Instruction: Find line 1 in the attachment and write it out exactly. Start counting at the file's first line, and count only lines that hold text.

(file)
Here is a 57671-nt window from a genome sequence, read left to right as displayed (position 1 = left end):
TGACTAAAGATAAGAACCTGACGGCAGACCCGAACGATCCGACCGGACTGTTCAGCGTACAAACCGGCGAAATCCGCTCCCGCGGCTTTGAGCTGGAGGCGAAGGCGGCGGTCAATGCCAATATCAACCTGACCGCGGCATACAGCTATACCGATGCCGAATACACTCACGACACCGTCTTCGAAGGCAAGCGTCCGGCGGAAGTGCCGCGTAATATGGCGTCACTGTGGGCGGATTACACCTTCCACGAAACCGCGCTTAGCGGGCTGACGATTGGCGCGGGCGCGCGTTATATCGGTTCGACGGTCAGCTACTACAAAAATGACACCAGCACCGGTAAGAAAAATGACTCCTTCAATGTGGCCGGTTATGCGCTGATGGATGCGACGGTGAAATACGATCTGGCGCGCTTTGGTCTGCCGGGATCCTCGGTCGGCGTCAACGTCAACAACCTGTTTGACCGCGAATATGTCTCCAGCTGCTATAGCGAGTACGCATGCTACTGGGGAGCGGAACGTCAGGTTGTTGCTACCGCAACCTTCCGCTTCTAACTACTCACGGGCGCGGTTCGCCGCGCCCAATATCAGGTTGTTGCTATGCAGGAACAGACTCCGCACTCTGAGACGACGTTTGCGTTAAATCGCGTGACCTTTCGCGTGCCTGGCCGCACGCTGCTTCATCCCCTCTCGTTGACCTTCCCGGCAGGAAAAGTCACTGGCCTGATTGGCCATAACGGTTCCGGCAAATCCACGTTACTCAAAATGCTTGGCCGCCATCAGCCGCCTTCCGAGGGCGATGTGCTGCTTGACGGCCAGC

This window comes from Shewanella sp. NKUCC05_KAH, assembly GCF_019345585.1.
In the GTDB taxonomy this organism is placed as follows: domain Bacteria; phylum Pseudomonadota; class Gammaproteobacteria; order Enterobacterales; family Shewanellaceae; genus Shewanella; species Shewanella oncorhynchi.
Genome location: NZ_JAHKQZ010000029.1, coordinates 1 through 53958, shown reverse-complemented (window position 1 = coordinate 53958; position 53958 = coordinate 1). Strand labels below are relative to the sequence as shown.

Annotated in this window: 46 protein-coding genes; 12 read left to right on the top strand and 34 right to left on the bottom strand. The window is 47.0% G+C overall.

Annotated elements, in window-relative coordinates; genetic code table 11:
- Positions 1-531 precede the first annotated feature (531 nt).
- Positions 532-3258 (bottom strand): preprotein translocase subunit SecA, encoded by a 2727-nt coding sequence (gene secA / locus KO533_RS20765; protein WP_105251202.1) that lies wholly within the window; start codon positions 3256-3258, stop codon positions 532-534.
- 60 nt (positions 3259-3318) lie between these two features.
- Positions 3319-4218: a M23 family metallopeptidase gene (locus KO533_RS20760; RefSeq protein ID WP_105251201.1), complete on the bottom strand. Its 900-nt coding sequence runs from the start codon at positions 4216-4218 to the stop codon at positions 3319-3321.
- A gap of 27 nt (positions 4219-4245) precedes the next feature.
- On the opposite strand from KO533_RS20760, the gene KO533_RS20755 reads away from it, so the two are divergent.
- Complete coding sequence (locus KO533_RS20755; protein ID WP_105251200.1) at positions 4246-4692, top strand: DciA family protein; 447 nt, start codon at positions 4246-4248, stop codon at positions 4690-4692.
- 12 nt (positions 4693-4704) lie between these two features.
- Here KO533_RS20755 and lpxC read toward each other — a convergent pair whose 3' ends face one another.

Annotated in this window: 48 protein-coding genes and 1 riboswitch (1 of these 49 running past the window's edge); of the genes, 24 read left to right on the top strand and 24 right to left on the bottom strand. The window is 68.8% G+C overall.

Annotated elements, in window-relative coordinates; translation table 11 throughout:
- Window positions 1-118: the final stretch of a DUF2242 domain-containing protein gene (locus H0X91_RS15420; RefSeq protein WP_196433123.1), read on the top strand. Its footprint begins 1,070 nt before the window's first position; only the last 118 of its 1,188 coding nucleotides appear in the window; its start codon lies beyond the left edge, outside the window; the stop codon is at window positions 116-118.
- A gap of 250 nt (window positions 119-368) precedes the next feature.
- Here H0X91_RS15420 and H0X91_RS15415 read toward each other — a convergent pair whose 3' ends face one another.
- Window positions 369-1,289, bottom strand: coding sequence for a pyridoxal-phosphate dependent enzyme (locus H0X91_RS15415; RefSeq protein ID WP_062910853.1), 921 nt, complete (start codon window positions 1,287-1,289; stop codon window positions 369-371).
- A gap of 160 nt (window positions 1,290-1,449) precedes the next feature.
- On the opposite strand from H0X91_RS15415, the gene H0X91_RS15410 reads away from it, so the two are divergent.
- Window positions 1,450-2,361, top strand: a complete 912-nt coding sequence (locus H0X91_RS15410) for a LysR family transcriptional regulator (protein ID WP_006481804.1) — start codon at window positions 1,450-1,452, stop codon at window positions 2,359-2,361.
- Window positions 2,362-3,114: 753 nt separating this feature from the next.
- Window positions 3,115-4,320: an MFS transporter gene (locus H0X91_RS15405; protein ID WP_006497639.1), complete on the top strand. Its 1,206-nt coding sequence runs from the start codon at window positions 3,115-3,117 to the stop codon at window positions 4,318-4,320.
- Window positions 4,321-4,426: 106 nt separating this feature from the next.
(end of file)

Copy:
Here is a 57671-nt window from a genome sequence, read left to right as displayed (position 1 = left end):